The question of which engine to swap into Nissan S13’s is not an easy one- almost anything will work- if it has pistons and runs off pump fuel, there is a way to make it work. Consider the following list of candidates for a possible engine swaps: 2JZGTE, VQ35DE, RB20, RB25, RB26, among almost anything else (including rotary power), and the problem takes on a new dimension.
While all of the above engines have been successfully transplanted into S13’s, it must be borne in mind that some of them are not legal on the one hand, and that engines such as the 2JZGTE requires rather extensive modification to work, on the other. Engines not built for the US domestic market almost never conform to the law in terms of emissions- laws that are getting more stringent with each passing year- especially in California. However, the engines mentioned above represent only a small fraction of what is possible, which makes it impossible to provide detailed information on all possible engine swaps for all possible purposes.
Nonetheless, for a car intended to be a daily driver, the field of possible choices can be narrowed down considerably, especially given the fact that a stock S13 can be developed to deliver the same power that most transplantable engines can, which obviates the need for an engine swap in the first place- all without the penalties in terms of handling, and the costs associated with upgrading the suspensions to correct alterations in weight distribution- while remaining legal in terms of emission control. Which is where the LS- V8 engine series from General Motors comes into the picture.
The Good News.
Why good news? You may well ask. This engine series offers a bigger choice within the series than almost all other possibilities combined, but in addition, LS-series engines are the easiest to fit. With the exception of some minor modification to the transmission tunnel, the S13 chassis accepts the entire range LS, which consists of the L33, L59, L76, L92, LC9, LFA, LH6, LH8, LM4, LM7, LMG, LR4, LS1, LS2, LS3, LS6, LS7, LS9, LSA, LSX, LQ4, LQ9, LY2, LY5, LY6, and even the mighty LS7, an all-aluminum, 427 cubic inch powerhouse. However, for the purposes of simplicity, it might be more convenient to refer to the entire range as “LS”, since most of what follows applies to almost every engine in the range.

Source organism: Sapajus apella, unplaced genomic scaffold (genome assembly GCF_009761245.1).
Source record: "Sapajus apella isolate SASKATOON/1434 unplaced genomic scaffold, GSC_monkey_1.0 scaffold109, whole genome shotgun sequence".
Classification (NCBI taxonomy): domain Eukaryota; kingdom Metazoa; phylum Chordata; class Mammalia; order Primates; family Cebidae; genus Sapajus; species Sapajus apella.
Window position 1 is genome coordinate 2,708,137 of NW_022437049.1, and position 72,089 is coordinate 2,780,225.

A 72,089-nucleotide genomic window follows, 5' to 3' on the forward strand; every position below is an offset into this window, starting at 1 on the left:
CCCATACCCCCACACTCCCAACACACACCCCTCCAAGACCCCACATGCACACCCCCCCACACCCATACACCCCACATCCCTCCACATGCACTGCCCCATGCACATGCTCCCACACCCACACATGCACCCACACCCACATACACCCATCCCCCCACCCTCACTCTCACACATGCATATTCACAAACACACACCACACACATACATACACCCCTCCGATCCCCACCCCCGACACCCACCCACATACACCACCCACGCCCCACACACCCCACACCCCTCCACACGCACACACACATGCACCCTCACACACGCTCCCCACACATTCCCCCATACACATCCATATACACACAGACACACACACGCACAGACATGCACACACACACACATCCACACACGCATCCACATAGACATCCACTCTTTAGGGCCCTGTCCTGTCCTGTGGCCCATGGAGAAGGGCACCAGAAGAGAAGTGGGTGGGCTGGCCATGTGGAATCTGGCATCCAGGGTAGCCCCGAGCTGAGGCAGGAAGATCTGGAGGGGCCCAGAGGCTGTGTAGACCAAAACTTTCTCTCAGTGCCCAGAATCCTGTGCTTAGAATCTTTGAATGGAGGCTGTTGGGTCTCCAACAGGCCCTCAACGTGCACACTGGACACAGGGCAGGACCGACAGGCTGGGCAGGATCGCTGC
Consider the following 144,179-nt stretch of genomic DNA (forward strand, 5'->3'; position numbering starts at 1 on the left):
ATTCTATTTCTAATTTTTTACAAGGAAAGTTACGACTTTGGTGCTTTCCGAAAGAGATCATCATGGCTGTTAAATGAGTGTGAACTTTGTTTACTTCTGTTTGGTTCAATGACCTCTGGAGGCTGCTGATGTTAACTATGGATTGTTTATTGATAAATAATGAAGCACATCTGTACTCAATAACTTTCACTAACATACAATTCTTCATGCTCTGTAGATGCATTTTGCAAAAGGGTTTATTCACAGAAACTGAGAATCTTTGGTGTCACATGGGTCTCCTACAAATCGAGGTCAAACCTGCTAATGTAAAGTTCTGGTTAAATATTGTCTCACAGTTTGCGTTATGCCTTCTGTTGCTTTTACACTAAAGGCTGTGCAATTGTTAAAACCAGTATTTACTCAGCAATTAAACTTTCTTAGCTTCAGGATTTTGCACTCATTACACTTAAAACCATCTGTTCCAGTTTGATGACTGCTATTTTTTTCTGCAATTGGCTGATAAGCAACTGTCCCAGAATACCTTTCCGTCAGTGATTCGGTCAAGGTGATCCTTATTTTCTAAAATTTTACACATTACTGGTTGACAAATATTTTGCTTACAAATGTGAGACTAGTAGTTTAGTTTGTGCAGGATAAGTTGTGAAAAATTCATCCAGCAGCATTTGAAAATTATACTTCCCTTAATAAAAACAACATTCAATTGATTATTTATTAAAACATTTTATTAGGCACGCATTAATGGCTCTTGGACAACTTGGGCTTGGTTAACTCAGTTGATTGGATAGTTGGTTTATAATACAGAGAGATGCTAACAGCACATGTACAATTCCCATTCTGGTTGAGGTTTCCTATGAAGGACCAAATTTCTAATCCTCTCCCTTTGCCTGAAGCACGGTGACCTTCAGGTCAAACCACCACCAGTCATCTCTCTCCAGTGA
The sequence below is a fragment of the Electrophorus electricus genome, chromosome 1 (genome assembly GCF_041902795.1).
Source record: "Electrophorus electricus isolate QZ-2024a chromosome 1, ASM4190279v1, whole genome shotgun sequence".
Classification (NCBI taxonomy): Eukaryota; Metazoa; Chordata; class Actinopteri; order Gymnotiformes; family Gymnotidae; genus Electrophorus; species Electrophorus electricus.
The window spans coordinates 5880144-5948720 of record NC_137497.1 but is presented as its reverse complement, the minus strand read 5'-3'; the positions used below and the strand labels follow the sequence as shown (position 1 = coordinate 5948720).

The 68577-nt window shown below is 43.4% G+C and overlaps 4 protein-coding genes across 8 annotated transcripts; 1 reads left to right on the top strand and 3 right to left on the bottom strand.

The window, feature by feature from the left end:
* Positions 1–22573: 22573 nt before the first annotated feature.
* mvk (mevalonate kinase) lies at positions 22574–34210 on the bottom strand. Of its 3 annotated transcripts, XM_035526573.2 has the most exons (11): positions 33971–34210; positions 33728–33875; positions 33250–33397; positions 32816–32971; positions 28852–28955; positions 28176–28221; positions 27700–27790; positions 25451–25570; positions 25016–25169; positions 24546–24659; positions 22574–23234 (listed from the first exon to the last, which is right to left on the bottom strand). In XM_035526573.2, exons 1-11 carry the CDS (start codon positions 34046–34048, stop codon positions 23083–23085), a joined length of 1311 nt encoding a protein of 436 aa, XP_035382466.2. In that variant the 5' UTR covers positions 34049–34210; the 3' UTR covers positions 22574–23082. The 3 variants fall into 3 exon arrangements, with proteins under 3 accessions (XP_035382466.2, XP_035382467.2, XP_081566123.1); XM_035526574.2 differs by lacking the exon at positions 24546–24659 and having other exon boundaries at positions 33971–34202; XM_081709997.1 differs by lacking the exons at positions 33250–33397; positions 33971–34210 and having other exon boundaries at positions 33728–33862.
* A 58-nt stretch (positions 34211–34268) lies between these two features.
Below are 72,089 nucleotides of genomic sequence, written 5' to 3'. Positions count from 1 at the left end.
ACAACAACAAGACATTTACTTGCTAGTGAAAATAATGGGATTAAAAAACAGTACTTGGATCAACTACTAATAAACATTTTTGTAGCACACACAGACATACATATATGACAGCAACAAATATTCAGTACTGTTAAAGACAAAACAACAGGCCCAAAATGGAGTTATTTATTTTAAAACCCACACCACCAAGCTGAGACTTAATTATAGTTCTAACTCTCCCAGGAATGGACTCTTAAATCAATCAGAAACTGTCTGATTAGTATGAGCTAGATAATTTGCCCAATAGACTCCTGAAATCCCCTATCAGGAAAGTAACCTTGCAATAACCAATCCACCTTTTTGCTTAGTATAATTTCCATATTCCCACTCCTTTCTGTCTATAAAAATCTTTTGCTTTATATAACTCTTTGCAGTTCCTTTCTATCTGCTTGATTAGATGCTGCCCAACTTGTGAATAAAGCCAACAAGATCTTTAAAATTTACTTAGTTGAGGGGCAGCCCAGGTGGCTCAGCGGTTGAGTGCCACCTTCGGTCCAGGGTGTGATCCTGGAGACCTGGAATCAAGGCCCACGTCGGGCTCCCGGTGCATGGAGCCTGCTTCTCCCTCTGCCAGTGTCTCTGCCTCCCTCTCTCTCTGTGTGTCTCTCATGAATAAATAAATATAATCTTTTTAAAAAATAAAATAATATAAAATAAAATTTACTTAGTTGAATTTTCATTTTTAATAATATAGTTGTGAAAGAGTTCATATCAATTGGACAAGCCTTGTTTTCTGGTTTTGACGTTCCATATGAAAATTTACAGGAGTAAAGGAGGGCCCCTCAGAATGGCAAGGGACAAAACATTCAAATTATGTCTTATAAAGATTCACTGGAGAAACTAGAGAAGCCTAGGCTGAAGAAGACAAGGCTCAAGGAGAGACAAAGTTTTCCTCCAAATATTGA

Why fit a LS-Series V8?
Although the LS1 first saw service in the 1997 Corvette, the engine soon became an available option in the 1998 models of the F-body cars, more commonly known as the Camaro and Firebird. These all-aluminum 5.7L V8 motors made 305-350 hp and 300-365 ft-lb of torque, but their biggest advantage lay in their low weight and small overall size. Nonetheless, there are many other advantages in using an LS series engine in a S13 over anything else, so we have compiled a short list that explains the issues in some detail.
It has a Favorable Power/Weight Ratio.
Official GM sources list the LS1 as weighing in at only 450 lbs- fully assembled and ready to start. By contrast, fully assembled KA24DE or RB series engines weigh in at 370 lbs, and 560 lbs respectively.
It's the Smallest V8.
Since LS engines use pushrods, they have single camshaft located in the valley between the cylinder banks. This translates into a lower height from oil pan to valve cover, and a smaller distance between the cylinder banks than would have been possible with overhead cams. Apart from compactness, this engine design also translates into a low centre of gravity, which goes a long way towards maintaining vehicle dynamics and handling.
It's Easy to Modify.